Presentation is loading. Please wait.

Presentation is loading. Please wait.

Genuineness of Assent Chapter 7.

Similar presentations

Presentation on theme: "Genuineness of Assent Chapter 7."— Presentation transcript:

1 Genuineness of Assent Chapter 7

2 Genuine Assent and Duress
True and complete agreement Required for a contract to be valid If missing contract is VOIDABLE (cancels obligation) Injured party can get back what they put into the contract—RESCISSION Rescission must be prompt Must occur before RATIFICATION (bound by contract)

3 Duress When one party uses an improper threat or act to obtain an expression of agreement Types: Threats of illegal conduct Threats to report crimes Threats to sue Economic threats

4 Threats of Illegal Conduct
Threat to engage in illegal conduct—crime or tort to win agreement—always constitutes DURESS Committing an act of violence Threatening a crime Committing a tort Threatening a tort to obtain a signature on a written contract Can be to the victim or the victim’s immediate family

5 Threats to Report Crimes
If you observe a crime, you have a DUTY to report it Threatening to report the crime to get the criminal to contract with you is DURESS May also be the crime of extortion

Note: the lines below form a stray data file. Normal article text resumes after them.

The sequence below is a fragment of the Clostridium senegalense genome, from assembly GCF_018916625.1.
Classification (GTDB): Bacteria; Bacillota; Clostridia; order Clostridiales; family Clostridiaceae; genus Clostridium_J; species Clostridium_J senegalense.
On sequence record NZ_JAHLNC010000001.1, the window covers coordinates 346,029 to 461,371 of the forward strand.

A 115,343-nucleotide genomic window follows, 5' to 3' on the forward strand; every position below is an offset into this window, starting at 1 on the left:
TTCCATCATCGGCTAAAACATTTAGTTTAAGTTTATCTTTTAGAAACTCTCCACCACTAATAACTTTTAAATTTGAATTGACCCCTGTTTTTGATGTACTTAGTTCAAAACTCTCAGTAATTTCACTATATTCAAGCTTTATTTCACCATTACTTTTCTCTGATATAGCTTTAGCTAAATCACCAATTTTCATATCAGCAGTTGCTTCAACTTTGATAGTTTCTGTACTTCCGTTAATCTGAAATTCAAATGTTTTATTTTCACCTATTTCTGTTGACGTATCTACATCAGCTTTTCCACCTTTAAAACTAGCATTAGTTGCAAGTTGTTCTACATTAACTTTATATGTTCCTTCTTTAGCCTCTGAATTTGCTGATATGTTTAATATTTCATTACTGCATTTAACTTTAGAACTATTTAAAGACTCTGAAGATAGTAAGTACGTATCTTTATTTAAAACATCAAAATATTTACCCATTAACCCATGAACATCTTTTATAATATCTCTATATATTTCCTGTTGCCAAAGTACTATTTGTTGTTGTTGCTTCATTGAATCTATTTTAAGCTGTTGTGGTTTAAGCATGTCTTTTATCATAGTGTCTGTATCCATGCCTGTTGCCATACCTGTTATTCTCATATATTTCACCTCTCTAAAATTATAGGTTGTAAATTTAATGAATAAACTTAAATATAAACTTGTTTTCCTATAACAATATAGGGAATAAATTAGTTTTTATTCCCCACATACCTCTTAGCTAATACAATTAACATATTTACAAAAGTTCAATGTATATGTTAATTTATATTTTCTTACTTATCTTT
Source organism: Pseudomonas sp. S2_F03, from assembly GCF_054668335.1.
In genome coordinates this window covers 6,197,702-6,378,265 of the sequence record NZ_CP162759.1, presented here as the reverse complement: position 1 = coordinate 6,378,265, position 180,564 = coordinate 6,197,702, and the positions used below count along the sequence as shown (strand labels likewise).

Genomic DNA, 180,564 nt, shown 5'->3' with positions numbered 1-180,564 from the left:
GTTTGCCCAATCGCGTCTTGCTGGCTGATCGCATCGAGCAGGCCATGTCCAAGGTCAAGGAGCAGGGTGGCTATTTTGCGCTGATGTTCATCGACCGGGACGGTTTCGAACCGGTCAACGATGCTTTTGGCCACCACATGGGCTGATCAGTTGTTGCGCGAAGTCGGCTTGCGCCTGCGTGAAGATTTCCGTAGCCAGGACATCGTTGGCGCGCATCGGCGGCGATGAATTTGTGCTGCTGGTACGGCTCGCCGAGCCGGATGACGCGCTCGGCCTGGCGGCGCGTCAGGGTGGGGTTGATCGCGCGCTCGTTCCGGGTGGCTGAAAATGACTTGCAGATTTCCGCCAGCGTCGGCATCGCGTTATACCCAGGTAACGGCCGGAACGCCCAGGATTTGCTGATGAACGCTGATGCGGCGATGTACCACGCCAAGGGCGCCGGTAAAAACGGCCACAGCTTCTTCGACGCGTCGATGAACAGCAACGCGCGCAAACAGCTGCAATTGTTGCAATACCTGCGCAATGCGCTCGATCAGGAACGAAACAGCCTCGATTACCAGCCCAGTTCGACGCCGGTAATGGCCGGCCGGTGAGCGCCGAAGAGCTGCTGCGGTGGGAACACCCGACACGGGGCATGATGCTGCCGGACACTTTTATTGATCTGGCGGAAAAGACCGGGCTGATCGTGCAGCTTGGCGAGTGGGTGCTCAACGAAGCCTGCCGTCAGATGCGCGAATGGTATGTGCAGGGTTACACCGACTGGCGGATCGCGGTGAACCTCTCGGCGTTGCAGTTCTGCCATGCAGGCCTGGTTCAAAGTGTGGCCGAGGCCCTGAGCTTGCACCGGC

6 Threats to Sue The law encourages people to settle disputes without suit An important part of this is process involves communicating a threat that you will sue if the other side doesn’t settle When the threat to sue is unrelated to the suit, this may be DURESS Example: Divorce proceedings—husband threatens to sue for custody of the children if the wife doesn’t sign over valuable shares of stock

7 Economic Threats Parties using economic power over one another to negotiate a favorable modification or settlement Example: Manufacturer has a contract to pay a supplier $15 for parts needed to maintain production Supplier threatens to withhold parts unless they are paid $20 per part If the disruption in the economic flow causes substantial injury to the manufacturer, this is DURESS

8 Undue Influence When one party to the contract is in a position of trust and wrongfully dominates the other party Types: Relationship Unfair persuasion

9 Relationship A relationship of trust, confidence, or authority must exist between the parties to a contract Presumed to exist between: Attorney and client Husband and wife Parent and child Guardian and ward Physician and patient Minister and congregation member

10 Unfair Persuasion Best evidence is found in the contract
Example: Selling a house at half the value to a caregiver To prevent undue influence the stronger party must: Act with total honesty Fully disclose all important facts Insist that the weaker party obtain independent counsel before contracting

11 Contractual Mistakes Types of Contractual Mistakes: Unilateral
Occurs when only one party holds an incorrect belief about the facts related to a contract Generally does not affect the validity of a contract Examples: Failure to read the entire contract Hurried or careless reading of the contract Signing a contract written in language you don’t understand

12 Contractual Mistakes Types of Contractual Mistakes: Mutual (Bilateral)